Homological Algebra/Sequences

Lemma: In an -enriched category, if is a kernel, is a cokernel of , then is a kernel of .

Proof: Let be a kernel of . Since , and is a cokernel of , there exists such that . For all such that , . Since is a kernel of , factorizes uniquely through .

Corollary: In an abelian category, consider a sequence . The following conditions are equivalent:

  1. is a cokernel of and is a kernel of .
  2. is a monomorphism and is a cokernel of .
  3. is an epimorphism and is a kernel of .

Definition (short exact sequence):

We call a short exact sequence if it satisfies any of the equivalent conditions above.

Proposition (splitting lemma):

Let be an abelian category, and suppose that

Failed to parse (unknown function "\xlongrightarrow"): {\displaystyle 0 \longrightarrow A \xlongrightarrow{f} B \xlongrightarrow{g} C \longrightarrow 0}

is a short exact sequence. Then the following are equivalent:

  1. There exists a morphism so that
  2. There exists a morphism so that
  3. The short exact sequence Failed to parse (unknown function "\xlongrightarrow"): {\displaystyle 0 \longrightarrow A \xlongrightarrow{f} B \xlongrightarrow{g} C \longrightarrow 0} is isomorphic to the short exact sequence Failed to parse (unknown function "\xlongrightarrow"): {\displaystyle 0 \longrightarrow A \xlongrightarrow{\iota_A} A \oplus C \xlongrightarrow{\pi_C} C \longrightarrow 0}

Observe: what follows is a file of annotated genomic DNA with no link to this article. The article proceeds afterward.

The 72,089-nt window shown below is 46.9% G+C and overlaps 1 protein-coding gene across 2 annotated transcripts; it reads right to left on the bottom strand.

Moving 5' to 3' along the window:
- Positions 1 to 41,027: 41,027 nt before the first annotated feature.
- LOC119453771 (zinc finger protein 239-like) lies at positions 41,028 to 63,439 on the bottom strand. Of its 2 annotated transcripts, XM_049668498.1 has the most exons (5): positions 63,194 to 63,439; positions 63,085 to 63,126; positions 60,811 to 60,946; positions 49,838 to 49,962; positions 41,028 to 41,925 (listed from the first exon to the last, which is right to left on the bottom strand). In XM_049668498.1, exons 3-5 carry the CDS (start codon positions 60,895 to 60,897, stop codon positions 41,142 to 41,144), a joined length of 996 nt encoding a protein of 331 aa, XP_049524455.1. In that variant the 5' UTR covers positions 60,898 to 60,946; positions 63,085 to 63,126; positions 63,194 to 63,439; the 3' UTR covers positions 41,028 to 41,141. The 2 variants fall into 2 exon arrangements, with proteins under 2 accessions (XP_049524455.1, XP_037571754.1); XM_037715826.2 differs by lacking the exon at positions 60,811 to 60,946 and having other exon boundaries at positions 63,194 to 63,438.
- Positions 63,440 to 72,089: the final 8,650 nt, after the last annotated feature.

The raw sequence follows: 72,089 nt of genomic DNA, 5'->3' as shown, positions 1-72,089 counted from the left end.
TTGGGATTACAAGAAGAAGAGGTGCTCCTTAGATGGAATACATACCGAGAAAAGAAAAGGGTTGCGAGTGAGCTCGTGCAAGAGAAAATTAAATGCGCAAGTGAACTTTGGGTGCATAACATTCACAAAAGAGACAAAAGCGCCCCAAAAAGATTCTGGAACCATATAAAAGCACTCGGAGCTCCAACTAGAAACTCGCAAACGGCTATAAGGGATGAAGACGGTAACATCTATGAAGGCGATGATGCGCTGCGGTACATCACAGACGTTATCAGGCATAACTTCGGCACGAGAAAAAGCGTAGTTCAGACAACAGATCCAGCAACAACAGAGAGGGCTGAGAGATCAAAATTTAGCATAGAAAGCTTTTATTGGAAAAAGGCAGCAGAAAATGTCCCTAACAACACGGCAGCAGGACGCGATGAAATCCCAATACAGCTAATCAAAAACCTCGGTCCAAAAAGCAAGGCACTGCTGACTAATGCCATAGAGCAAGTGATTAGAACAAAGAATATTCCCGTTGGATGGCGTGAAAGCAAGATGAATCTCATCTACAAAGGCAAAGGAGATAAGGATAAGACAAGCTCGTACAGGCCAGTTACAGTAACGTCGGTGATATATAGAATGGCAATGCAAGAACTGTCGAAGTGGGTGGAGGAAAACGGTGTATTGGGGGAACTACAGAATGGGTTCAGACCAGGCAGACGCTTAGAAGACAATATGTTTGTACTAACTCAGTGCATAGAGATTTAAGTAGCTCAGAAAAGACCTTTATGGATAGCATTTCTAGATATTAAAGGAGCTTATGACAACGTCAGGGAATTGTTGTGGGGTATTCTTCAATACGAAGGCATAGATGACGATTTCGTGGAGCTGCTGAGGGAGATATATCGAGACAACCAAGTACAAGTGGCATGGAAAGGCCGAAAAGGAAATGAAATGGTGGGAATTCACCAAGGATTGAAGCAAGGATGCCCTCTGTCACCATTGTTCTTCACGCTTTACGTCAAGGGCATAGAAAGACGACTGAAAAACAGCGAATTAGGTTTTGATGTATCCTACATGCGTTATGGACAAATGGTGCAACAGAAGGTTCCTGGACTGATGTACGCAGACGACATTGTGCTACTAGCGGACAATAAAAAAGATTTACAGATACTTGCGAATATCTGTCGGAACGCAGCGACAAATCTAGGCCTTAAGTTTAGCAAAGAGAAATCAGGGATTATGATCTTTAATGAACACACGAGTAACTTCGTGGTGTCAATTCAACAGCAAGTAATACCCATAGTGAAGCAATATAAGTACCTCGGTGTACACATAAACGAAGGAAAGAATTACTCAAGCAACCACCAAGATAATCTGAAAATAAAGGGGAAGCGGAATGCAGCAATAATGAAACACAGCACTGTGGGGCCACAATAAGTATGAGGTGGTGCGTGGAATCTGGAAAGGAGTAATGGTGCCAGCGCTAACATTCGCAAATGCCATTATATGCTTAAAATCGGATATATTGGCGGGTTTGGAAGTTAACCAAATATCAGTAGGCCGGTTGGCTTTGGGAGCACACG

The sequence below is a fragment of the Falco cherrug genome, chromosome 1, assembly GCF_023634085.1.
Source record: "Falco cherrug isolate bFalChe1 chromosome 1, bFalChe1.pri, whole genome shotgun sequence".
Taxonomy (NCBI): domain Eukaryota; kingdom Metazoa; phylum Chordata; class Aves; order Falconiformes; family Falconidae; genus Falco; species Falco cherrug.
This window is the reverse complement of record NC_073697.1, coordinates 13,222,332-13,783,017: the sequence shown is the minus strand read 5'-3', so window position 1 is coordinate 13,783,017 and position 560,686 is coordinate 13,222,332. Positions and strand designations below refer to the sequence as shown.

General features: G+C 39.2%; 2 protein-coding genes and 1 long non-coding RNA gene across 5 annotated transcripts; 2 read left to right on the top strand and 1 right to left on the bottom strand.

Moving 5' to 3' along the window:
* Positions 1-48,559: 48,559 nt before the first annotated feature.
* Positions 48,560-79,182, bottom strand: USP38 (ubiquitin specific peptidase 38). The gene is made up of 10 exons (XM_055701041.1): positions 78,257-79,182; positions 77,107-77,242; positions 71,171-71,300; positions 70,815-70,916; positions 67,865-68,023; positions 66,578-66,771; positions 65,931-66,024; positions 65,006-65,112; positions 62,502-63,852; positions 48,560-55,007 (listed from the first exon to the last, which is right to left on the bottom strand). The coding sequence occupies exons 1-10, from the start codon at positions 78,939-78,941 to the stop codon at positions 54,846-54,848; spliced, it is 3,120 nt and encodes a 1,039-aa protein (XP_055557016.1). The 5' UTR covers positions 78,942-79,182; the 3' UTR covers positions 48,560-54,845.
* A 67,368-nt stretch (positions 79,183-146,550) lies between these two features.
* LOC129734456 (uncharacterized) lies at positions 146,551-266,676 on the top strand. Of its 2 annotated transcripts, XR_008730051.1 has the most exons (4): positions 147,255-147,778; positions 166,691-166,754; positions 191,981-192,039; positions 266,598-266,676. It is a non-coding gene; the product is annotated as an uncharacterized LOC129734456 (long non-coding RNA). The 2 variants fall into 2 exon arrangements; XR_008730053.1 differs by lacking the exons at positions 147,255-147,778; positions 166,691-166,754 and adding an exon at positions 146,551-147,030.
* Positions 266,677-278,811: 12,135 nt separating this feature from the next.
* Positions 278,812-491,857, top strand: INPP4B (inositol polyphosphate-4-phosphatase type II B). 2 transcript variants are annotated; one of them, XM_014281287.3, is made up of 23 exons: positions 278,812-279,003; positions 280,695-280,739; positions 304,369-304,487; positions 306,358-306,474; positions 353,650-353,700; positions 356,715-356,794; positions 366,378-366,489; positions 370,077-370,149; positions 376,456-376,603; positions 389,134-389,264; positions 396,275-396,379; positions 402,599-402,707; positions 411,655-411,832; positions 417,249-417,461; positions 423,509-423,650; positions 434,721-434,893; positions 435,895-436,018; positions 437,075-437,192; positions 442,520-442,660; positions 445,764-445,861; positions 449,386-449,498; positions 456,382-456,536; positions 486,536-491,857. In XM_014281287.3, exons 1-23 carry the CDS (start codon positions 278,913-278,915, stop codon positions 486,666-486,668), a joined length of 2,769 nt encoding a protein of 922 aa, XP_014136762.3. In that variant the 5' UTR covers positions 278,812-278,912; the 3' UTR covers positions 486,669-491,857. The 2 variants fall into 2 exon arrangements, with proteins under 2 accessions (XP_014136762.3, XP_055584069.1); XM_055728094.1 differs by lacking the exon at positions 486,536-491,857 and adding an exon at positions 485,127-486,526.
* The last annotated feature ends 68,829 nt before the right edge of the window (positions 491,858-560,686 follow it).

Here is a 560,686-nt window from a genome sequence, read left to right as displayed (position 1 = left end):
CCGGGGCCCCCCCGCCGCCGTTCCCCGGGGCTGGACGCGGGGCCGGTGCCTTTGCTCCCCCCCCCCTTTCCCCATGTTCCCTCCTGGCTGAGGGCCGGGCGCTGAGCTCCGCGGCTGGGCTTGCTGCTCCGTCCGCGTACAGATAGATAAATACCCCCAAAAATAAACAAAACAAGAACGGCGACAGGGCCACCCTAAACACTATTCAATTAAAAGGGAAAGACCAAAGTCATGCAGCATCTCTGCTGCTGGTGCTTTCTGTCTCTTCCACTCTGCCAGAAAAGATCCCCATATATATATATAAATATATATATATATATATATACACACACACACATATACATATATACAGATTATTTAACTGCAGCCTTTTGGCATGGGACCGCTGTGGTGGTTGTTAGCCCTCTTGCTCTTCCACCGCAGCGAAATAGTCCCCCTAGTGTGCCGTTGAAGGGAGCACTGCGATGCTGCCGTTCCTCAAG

Proof: Suppose first that Failed to parse (unknown function "\xlongrightarrow"): {\displaystyle 0 \longrightarrow A \xlongrightarrow{f} B \xlongrightarrow{g} C \longrightarrow 0} is isomorphic to Failed to parse (unknown function "\xlongrightarrow"): {\displaystyle 0 \longrightarrow A \xlongrightarrow{\iota_A} A \oplus C \xlongrightarrow{\pi_C} C \longrightarrow 0} via isomorphisms , and . Then there exists as in 1., since we may just define

;

has the required property since by definition of morphisms of chain complexes, , and further . Suppose now that there does exist so that . Since is a biproduct, it is in particular a product, so that and define a unique morphism such that

and .

Then, , together with the identities on and , yields an isomorphism of chain complexes. The equivalence of 2. and 3. is a dual statement to the equivalence of 1. and 3., whence it doesn't have to be proved separately.